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Bowhead whale bones greet visitors to the town of Kivalina, Alaska. Located 85 miles above the Arctic Circle, when the sun sets on December 4 it won't rise again until January 7. Dec 10, 2012
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Freshly killed caribou litter the yard of Jerry and Becky Norton's home in Kivalina. Subsistence is an important part of the culture and the diet in this mostly Iñupiat Eskimo village. Dec 12, 2012
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Trash piles up outside Jeremiah Kayoulik's home in Kivalina. Kayoulik, 20 years old and unemployed, lives with his brother Warren Hawley, a 10th grader at McQueen School, and nephew Roshaun Tuzroyluke, 2nd grader at the school. Also living in the house are Kayoulik's sister and two more of her young children. Dec 12, 2012
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Russell Adams watches his infant daughters Priscilla Adams, 2 years old, and Darlene Adams, 1 year old, in his home in Kivalina. With him is Gilbert Hensley. All together, 7 people live in the tiny, 300 square foot house, including two school-aged girls. There is no running water, no space for a desk. Only a television for entertainment. Dec 10, 2012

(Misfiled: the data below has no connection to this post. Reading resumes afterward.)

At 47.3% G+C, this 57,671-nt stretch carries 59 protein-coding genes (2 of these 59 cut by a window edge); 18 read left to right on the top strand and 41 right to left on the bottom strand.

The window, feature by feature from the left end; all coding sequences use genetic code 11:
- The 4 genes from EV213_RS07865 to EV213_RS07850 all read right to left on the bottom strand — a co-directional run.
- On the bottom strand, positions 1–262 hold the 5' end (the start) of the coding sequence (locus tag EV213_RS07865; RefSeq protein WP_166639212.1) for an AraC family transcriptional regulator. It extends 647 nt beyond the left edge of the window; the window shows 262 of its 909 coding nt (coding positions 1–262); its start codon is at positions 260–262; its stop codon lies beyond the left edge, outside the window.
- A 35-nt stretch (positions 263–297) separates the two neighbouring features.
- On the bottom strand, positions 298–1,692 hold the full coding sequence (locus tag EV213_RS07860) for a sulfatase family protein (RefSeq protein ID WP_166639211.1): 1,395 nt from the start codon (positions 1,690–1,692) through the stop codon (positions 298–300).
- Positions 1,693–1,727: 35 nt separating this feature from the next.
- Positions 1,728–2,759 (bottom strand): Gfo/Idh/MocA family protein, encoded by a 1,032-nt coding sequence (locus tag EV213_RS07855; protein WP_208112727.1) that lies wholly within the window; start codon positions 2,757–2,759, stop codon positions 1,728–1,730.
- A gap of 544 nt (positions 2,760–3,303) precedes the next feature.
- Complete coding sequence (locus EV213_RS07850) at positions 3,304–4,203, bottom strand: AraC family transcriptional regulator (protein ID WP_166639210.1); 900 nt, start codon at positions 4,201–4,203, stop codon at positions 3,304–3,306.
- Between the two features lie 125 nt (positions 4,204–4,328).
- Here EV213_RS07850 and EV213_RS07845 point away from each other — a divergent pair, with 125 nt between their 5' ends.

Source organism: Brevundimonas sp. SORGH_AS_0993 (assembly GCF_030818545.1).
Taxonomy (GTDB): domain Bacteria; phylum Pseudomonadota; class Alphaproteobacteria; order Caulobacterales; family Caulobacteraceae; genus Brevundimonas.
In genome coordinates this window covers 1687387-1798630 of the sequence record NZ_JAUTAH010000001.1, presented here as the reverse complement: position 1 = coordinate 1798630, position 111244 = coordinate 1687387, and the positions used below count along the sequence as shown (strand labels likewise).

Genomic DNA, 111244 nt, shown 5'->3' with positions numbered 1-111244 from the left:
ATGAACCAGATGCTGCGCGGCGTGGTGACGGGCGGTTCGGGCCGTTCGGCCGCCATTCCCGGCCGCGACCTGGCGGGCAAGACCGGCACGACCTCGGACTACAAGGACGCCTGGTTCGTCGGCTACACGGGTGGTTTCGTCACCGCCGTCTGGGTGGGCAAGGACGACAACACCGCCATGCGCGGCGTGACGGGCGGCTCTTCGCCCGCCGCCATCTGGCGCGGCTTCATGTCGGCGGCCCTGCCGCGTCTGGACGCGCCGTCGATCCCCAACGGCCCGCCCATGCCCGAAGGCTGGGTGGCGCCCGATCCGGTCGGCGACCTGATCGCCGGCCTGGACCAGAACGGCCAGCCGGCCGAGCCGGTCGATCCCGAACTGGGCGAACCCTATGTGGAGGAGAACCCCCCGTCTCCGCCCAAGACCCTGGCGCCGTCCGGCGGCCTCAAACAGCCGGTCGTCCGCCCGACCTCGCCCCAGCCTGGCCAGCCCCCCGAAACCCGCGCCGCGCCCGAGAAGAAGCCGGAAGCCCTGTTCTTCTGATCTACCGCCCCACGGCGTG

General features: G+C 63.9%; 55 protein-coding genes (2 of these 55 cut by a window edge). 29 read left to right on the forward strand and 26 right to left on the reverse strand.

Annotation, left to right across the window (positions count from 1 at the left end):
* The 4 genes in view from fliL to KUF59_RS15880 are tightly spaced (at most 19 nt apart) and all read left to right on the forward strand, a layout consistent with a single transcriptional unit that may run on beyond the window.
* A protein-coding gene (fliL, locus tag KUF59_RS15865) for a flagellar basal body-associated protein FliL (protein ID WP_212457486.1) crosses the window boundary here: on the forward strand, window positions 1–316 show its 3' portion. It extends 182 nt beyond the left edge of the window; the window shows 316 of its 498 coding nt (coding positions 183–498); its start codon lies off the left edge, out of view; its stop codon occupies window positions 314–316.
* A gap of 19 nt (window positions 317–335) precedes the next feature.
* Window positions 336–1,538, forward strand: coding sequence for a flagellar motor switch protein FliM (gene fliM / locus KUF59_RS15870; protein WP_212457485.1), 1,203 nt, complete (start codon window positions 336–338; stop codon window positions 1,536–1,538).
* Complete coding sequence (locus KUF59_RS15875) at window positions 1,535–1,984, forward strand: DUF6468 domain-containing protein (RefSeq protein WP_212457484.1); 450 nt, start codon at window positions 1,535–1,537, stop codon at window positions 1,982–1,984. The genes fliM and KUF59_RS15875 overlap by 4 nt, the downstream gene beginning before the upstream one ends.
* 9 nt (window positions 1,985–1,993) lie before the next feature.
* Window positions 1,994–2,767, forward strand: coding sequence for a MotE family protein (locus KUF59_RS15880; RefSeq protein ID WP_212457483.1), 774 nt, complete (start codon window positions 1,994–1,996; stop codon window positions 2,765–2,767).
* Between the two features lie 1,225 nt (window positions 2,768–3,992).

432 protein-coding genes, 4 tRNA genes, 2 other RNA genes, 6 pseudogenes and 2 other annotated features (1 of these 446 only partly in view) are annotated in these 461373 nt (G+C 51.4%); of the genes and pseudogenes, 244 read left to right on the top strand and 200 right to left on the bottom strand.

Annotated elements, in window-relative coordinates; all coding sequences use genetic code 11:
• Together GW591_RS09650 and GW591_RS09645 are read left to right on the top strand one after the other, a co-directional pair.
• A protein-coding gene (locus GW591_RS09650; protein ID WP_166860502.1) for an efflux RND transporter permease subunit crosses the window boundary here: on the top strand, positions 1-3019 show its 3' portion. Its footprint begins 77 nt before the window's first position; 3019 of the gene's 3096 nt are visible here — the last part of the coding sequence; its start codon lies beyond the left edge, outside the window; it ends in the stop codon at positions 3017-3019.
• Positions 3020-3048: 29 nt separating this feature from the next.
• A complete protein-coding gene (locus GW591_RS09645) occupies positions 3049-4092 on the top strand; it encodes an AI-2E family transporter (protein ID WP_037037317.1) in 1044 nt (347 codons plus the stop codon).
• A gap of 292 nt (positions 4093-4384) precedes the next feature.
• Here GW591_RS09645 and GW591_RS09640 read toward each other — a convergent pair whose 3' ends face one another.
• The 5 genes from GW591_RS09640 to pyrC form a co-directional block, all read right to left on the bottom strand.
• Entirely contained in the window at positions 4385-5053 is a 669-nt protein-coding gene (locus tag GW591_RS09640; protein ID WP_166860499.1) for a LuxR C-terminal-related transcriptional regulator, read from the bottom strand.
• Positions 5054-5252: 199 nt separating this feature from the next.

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McQueen School kindergartners, from left, Damian Frankson and Randy Swan, walk home after classes. Dec 11, 2012
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Julia Koonook, left, and Janelle Adams play on a computer in Janelle's house. Her mother Myra Adams manages the large village store, and her mother and father, Burt Adams, have a smaller store inside their home. Dec 10, 2012
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Christina Swan leads 5th and 6th graders in a practice of their Christmas program songs, at the Episcopal Church in Kivalina. Dec 13, 2012
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Sick with the flu, Warren Hawley, a 10th grader at Kivalina's McQueen School, doubles over in a coughing fit in his kitchen. Sleeping on a mattress are his nephews Roshaun Tuzroyluke, age 7, and McKye Swan, age 4. Dec 11, 2012